5. Buon giorno!

    Ciao! I'm Christine and I'm a born and bred New Yorker. I’m an Italian by blood (and at heart, of course) since my parents actually came from Italy. My father was from Sciacca, Sicily while my mother was from Sondrio, Lombardy. Despite coming from different regions, or because of it, love for food and cooking has been one of the mainstays in my family home life growing up. And I’ve always loved the dishes my parents prepared during special occasions, and even on regular days. And of course, I love cooking (and eating) Italian food and I have a few recipes from my mother, but I'd really love to collect some more, especially the traditional ones. And if anyone can contribute some historical background to each dish, that would be really great. Grazie mille!
  6. I am led to believe that World Pasta Day 2016 is to be on Tuesday, October 25 this year. So, with this in mind, what are the eG cooks planning on "cooking up" in celebrating the day? I will start the ball rolling. I am going to make my standard egg yoke pasta sheets, rolled out on my now seldom-used manual pasta machine and use them in making lasagna, using my old and reliable bolognese sauce recipe layered with béchamel sauce and a sprinkle of grated Parmesan. And with the left-over egg whites I will make a few meringue bases for portioned pavlova - Spring is here in the Southern Hemisphere and berries and fruit are starting to appear in the shops!
  7. Just found out that a member of eGullet, @Cia has begun to post his short videos on Italian culinary culture on YouTube. Only one to date but I know there are more in the pipeline. While made by an Italian based in Italy the narrative is in English. Here's the first instalment:
  8. Makes 40 cookies, 2 loaves. 50-60 g very aromatic olive oil 80 g honey 120 to 150 g sugar (I use 120 because I like it only gently sweet) 2 eggs 2 teaspoons of fine lemon zest, from apx 1 lemon 230 g flour 1 teaspoon salt 1 teaspoon baking powder 75 g lightly toasted peeled pistachios 50 g lightly toasted almonds (you can replace some with pine nuts) Optional: a little rosemary or anise seed Optional: more olive oil for brushing Heat oven to 170 deg C. In mixer (or by hand), mix oil, honey, sugar, lemon, egg and if desired, the optional spices - until uniform. Separately mix together the flour, salt and baking powder. Add flour mixture to mixer bowel with liquids and fold until uniform. Dough will be sticky and quite stiff. Don't knead or over mix. Add nuts and fold until well dispersed. On a parchment lined baking tray, create two even loaves of dough. With moist hands, shape each to be rectangular and somewhat flat - apx 2cm heigh, 6cm wide and 25cm long. Bake 25 to 30 minutes until golden and baked throughout, yet somewhat soft and sliceable. Rotate pan if needed for even baking. Remove from tray and let chill slightly or completely. Using a sharp serrated knife, gently slice to thin 1/2 cm thick cookies. Each loaf should yield 20 slices. Lay slices on tray and bake for 10 minutes. Flip and bake for another 10-15 minutes until complelty dry and lightly golden. Brush with extra olive oil, if desired. This will and more olive flavor. Let chill completely before removing from tray. Cookies keep well in a closed container and are best served with desert wines or herbal tea.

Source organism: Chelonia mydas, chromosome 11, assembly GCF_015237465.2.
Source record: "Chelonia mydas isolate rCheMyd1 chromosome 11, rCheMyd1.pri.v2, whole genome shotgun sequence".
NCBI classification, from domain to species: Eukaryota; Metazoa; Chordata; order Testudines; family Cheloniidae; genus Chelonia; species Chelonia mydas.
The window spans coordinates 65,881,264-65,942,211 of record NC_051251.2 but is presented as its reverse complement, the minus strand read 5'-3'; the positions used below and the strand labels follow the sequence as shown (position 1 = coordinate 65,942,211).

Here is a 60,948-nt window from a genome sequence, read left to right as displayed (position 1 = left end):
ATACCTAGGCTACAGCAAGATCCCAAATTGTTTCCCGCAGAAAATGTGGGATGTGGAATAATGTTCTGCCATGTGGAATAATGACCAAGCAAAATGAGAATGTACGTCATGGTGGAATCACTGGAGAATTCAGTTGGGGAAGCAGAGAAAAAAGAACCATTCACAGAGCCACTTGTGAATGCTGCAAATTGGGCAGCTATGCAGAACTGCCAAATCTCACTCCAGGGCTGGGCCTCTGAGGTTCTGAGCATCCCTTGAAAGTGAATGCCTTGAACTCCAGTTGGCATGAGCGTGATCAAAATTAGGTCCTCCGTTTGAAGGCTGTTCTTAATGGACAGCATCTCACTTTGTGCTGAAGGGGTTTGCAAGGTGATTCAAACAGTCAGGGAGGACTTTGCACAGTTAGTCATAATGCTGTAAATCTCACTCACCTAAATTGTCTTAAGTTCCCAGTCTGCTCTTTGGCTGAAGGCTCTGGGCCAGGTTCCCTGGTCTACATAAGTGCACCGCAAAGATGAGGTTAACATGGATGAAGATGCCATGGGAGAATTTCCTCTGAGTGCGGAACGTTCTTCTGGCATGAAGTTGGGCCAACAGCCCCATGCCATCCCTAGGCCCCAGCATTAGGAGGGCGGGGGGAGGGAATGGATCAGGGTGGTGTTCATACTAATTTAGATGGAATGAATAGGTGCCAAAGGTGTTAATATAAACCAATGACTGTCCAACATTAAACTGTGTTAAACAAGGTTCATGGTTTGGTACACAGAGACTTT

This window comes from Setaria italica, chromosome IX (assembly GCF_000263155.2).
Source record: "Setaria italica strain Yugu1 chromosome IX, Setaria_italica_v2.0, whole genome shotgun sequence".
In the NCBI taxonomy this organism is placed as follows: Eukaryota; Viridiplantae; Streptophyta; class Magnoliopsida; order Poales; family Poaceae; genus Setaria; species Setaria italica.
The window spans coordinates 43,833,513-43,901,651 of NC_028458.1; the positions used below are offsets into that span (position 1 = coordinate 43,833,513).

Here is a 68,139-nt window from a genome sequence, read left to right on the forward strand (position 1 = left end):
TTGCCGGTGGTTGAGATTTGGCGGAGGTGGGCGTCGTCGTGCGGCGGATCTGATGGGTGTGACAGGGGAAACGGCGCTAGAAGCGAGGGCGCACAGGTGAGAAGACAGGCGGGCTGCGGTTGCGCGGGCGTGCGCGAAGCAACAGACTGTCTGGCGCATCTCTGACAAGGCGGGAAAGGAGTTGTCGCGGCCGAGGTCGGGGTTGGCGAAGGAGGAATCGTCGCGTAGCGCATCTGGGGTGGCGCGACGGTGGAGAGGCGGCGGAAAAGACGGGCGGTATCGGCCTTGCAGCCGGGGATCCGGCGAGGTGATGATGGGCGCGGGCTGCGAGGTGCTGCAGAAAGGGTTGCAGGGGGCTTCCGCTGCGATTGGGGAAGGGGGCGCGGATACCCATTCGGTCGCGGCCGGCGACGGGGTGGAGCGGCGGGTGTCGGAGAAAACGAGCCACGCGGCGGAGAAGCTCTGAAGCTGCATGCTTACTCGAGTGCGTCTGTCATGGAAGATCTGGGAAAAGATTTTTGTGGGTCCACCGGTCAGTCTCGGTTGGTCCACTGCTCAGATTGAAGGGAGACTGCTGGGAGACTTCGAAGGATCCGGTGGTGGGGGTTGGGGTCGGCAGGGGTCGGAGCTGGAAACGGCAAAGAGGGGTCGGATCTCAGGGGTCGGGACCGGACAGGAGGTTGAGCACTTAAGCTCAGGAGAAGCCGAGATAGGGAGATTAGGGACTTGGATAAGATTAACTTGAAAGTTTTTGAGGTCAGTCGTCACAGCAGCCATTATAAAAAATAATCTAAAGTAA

9. Steve Sando in NY Times

    Steve Sando had a nice write up in the Times: http://www.nytimes.com/2016/01/06/dining/marcella-hazan-rancho-gordo-beans.html?ref=dining According to FedEx tracking my Marcella beans (and others) are due to arrive tomorrow.
  10. Pizza nei testi

    Ever seen this cooking technique ? A reference with pictures in italian language. Could'nt find any in english. http://cheprofumino.blogspot.it/2009/02/la-nostra-pizzasenza-forno.html
  11. When grandmum made Cappelletti last christmas i took some pics , so i can share this tutorial. Cappelletti are pillows of pasta stuffed with bread, parmesan and stracotto juice, cooked in a chicken broth soup. So what is Stracotto: its just a Pot Roast made from some tough and unexpensive beef cut, simmered for a long time, 6 to 10 hours depending on the cut you choose and your willingness of making the ultimate sacrifice driyng your meat in order to get the best roast juice vs having a proper and tender pot roast on your table.